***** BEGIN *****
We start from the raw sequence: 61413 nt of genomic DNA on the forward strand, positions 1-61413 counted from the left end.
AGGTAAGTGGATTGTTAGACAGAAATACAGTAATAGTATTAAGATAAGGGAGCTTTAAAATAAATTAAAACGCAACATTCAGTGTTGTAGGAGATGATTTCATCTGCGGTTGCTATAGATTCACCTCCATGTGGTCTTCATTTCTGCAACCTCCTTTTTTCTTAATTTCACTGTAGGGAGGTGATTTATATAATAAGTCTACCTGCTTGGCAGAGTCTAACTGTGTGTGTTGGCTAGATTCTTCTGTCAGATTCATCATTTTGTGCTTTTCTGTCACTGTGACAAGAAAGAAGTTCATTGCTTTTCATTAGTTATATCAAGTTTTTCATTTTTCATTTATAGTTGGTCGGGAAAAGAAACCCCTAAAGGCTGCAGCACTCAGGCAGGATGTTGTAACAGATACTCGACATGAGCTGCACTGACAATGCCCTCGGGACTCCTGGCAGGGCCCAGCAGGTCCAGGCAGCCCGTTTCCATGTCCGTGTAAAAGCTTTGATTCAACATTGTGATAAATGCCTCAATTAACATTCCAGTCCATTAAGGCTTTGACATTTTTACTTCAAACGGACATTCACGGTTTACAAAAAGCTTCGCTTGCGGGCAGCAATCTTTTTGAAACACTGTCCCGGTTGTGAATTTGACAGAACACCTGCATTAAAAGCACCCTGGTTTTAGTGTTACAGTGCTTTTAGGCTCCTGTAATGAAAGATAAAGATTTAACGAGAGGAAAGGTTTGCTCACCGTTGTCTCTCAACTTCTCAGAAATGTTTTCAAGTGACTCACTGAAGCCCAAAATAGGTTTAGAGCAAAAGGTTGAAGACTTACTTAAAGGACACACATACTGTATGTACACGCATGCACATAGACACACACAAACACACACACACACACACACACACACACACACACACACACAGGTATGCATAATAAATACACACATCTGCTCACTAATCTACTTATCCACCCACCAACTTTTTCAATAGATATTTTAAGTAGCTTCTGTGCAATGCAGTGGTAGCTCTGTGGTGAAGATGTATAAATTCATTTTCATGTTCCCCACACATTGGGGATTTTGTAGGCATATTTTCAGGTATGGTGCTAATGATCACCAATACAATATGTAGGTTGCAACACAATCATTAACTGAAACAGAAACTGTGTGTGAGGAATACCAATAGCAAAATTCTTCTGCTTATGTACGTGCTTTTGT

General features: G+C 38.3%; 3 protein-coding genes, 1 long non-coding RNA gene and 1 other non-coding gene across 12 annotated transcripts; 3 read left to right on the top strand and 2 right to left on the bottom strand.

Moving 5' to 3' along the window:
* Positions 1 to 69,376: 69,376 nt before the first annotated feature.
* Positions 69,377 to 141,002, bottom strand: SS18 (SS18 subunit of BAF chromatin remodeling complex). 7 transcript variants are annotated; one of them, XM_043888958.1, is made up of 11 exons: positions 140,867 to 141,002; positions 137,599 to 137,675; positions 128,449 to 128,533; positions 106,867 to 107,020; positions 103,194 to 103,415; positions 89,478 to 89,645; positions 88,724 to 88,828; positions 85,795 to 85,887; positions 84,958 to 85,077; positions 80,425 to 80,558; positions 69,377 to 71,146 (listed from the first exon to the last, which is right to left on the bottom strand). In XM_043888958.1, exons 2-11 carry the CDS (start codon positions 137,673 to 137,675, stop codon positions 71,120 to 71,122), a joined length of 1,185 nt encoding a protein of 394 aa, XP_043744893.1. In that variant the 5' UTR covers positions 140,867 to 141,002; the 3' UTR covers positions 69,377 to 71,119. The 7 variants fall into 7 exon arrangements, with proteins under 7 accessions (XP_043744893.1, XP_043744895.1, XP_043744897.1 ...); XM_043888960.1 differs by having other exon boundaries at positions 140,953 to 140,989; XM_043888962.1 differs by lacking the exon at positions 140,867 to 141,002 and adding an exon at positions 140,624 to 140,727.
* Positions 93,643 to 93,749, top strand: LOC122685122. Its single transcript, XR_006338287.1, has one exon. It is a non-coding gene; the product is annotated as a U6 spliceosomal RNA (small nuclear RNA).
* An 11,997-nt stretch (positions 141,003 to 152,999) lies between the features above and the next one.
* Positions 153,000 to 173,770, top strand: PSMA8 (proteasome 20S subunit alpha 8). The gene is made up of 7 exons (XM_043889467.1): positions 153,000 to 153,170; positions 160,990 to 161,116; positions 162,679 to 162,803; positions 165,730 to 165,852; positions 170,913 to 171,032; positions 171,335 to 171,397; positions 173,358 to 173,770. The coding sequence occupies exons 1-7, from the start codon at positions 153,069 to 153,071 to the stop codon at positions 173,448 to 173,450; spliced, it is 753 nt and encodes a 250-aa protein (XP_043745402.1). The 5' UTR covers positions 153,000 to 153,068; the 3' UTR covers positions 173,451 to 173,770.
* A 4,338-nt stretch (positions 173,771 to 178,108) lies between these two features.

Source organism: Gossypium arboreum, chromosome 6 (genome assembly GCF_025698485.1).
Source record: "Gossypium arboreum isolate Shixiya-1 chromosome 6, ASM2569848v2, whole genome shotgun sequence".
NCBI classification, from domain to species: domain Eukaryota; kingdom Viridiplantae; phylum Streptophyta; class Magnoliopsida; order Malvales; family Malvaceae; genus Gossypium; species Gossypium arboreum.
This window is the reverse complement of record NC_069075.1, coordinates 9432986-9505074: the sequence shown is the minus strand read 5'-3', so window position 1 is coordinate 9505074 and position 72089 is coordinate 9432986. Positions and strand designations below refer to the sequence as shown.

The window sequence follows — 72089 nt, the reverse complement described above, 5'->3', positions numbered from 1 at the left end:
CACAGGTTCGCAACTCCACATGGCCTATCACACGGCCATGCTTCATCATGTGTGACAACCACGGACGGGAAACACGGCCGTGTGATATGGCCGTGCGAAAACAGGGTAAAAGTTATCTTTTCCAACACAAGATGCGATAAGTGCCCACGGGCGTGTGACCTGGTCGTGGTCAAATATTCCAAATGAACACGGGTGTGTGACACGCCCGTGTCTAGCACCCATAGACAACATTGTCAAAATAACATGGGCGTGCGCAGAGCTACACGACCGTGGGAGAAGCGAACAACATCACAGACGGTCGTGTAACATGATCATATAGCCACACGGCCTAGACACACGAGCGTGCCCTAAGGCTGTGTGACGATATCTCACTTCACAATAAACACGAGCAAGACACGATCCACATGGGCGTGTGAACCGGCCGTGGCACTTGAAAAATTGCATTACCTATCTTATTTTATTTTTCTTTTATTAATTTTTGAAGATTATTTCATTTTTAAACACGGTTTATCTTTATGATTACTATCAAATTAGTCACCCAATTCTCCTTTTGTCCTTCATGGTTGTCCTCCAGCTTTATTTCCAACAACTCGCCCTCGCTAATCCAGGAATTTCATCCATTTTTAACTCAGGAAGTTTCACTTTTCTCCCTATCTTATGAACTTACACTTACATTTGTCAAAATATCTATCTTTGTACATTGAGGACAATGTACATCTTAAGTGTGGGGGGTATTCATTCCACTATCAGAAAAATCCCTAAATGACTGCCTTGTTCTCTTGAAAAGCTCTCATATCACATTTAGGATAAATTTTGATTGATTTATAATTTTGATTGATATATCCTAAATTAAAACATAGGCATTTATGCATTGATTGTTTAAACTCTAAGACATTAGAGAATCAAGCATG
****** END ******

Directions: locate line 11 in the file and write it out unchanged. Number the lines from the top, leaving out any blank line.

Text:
Source organism: Gossypium arboreum, chromosome 6 (genome assembly GCF_025698485.1).